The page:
Apple and Cisco announced this week that they are partnering to make Apple devices work better on corporate networks that use Cisco technology. It sounds like a win-win, but details are sparse. In this week’s Searchlight, site editor Fran Sales parses through the Apple-Cisco deal and gets analysts’ reactions. Also in Searchlight: Samsung gives Apple Watch some competition and Google unveils a new logo.
Sometimes IT vices can be turned into virtues. In this tip, Gartner analyst Danny Brian explains how IT pros who are lazy, impatient and hubristic are just who CIOs need to build the perfect team.
Enterprise data architecture strategies aren’t what they used to be. According to David Loshin, president of Knowledge Integrity Inc., today’s data environments call for CIOs and their teams to align existing data systems with growing information needs, capabilities and data sources. Take a plunge into the big data lake and explore data virtualization tools in this SearchCIO tip.
With the increased use of devices in the workplace also comes increased governance hurdles. To keep pace with these challenges, IT and security executives are forced to develop more comprehensive mobile data security plans and implement stronger technology solutions. SearchCIO contributor Mary K. Pratt talks to the pros to find out best practices for mobile data security and governance.
Speaking of data governance, IT regulations continue to strain corporate resources, but incorporating data governance into policies can help your GRC initiatives flourish while remaining compliant. Loshin dishes out data governance advice that can help facilitate compliance initiatives.
Playing it safe won’t get you very far in today’s business environment, especially when so many other companies continue to redefine their industries in new ways. In this month’s CIO Decisions e-zine, we talk to five IT leaders-as-industry-disruptors and find out what they’re doing to transform their companies and their industries. Also in this issue: how the head of data science at The New York Times is predicting subscriber churn and how CIOs are being pressured to take advantage of data monetization.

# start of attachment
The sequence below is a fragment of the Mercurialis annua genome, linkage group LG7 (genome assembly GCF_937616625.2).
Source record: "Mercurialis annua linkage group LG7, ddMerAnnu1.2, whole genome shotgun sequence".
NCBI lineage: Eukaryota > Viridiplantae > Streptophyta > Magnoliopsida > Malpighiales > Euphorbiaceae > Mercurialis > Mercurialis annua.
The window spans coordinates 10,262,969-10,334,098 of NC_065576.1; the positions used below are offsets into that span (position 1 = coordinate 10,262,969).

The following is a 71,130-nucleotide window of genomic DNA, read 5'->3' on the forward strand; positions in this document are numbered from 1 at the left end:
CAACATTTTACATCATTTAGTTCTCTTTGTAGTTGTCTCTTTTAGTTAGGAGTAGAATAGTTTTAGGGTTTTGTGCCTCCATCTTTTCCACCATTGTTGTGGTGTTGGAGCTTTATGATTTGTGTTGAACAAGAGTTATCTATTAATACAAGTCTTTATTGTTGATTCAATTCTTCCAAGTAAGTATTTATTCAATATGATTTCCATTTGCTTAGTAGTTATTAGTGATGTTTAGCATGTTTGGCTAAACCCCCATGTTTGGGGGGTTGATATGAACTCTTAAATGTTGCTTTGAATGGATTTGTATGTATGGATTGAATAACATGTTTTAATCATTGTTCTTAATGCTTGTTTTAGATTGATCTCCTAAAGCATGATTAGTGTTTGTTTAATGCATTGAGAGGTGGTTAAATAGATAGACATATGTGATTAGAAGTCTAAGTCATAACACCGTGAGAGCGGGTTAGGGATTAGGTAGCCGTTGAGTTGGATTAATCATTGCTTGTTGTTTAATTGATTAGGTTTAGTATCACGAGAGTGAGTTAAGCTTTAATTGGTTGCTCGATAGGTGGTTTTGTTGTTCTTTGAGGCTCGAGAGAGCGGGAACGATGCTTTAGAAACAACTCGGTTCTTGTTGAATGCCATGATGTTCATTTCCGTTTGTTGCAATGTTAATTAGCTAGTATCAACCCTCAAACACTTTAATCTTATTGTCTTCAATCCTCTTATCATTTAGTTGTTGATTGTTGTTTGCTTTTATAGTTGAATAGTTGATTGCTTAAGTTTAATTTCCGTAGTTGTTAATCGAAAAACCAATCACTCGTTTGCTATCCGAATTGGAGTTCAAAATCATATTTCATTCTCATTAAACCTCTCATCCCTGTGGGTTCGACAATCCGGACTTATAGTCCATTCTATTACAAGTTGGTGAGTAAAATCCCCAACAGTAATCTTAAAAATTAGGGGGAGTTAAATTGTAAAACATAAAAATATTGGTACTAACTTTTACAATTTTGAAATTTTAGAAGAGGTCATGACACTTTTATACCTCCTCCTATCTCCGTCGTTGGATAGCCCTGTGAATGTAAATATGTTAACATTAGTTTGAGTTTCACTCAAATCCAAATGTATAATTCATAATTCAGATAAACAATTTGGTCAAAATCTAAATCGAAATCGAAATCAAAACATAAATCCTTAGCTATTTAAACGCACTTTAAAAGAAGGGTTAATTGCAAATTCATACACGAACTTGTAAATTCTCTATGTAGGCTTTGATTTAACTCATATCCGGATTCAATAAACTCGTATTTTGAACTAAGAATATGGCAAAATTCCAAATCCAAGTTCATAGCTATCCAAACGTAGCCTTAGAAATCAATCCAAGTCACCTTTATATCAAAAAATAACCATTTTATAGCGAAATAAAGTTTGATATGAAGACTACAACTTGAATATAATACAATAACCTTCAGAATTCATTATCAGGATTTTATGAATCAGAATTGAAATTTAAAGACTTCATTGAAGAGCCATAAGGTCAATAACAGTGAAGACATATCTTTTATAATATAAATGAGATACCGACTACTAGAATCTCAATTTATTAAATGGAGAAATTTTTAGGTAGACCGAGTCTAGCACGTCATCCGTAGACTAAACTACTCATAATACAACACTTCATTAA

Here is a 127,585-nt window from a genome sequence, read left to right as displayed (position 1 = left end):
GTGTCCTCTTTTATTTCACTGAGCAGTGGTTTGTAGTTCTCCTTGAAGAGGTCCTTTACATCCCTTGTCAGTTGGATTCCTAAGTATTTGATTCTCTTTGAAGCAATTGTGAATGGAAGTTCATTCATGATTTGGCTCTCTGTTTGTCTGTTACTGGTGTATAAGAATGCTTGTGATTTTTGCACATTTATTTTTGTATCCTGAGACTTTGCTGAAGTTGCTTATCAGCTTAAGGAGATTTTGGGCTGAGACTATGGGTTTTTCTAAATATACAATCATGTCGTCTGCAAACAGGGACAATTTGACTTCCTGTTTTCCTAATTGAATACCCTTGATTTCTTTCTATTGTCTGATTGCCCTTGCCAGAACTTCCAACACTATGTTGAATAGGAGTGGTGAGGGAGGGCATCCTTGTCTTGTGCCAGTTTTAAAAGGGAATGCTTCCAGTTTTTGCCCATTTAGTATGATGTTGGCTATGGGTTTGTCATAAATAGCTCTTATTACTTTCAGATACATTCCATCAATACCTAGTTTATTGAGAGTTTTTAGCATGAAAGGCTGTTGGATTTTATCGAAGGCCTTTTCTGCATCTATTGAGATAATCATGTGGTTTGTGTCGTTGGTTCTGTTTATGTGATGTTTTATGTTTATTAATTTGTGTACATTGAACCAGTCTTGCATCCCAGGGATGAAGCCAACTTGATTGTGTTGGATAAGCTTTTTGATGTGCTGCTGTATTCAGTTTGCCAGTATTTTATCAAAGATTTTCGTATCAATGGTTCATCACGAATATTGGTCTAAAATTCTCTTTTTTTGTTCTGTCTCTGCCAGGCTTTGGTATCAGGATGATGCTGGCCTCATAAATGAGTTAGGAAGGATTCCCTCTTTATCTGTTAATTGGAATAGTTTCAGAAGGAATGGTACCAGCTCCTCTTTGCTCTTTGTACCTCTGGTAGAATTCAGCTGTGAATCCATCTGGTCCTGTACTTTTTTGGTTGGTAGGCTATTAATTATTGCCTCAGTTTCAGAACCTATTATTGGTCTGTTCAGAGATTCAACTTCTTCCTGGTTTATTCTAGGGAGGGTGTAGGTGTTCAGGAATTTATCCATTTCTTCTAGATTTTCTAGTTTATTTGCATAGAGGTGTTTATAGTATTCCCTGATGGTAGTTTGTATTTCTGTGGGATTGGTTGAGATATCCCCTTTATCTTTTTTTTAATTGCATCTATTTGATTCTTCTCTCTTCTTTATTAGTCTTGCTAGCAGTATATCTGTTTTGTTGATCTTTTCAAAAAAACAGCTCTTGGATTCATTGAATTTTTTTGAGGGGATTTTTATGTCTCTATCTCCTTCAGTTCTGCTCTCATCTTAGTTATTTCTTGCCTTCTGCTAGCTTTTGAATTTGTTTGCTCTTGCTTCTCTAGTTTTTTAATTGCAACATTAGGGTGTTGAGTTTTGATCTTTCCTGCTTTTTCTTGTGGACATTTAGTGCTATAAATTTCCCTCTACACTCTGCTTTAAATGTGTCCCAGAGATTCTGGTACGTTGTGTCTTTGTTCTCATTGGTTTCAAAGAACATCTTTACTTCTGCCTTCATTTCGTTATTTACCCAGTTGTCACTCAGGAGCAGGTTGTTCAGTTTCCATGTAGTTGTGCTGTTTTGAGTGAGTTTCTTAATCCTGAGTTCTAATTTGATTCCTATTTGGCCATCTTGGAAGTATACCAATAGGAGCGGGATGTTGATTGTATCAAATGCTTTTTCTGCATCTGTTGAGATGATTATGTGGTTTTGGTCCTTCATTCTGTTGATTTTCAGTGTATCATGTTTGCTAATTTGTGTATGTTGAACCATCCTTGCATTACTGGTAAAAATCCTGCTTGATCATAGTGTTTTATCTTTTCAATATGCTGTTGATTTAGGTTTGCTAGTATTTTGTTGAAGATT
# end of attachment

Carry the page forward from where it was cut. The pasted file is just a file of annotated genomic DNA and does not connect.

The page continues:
On the IT Compliance Advisor blog, Sales runs down the latest GRC news, including how Apple CEO Tim Cook’s email may have defied SEC disclosure rules, Charles Schwab’s $2 million fine from FINRA and the U.S. appeals court assertion of the FTC’s corporate cybersecurity powers.
Cyberdefense has become major concern across the globe: Individuals, companies, governments and even national security are all being threatened by cybercrime. As the cyberthreat landscape grows more dangerous by the day, SearchCIO contributor Harvey Koeppel offers a 12-point cybersecurity checklist for CIOs. Step No. 1: Ensure everyone in your organization understands that cybersecurity is not just an IT concern; it is everyone’s problem.
Just because you say your IT organization functions as a full-fledged partner to the business doesn’t make it true. Gary Watkins, CIO of IT Shared Services at KAR Auction Services Inc., a Fortune 1000 global provider of used vehicle auction services in Carmel, Ind., has engineered a plan that aims to walk the talk. Watkins calls the plan the “big switch” and it has big goals: to turn the 130-person IT staff from a technology supply organization for KAR’s 12,000 employees into a business-savvy IT service provider.
Success in the CIO position has less to do with building technology prowess and more to do with the ability to master other areas of expertise important to running a business, according to research from Columbia University. This week’s Data Mill explores how CIOs can use these findings to succeed in their role.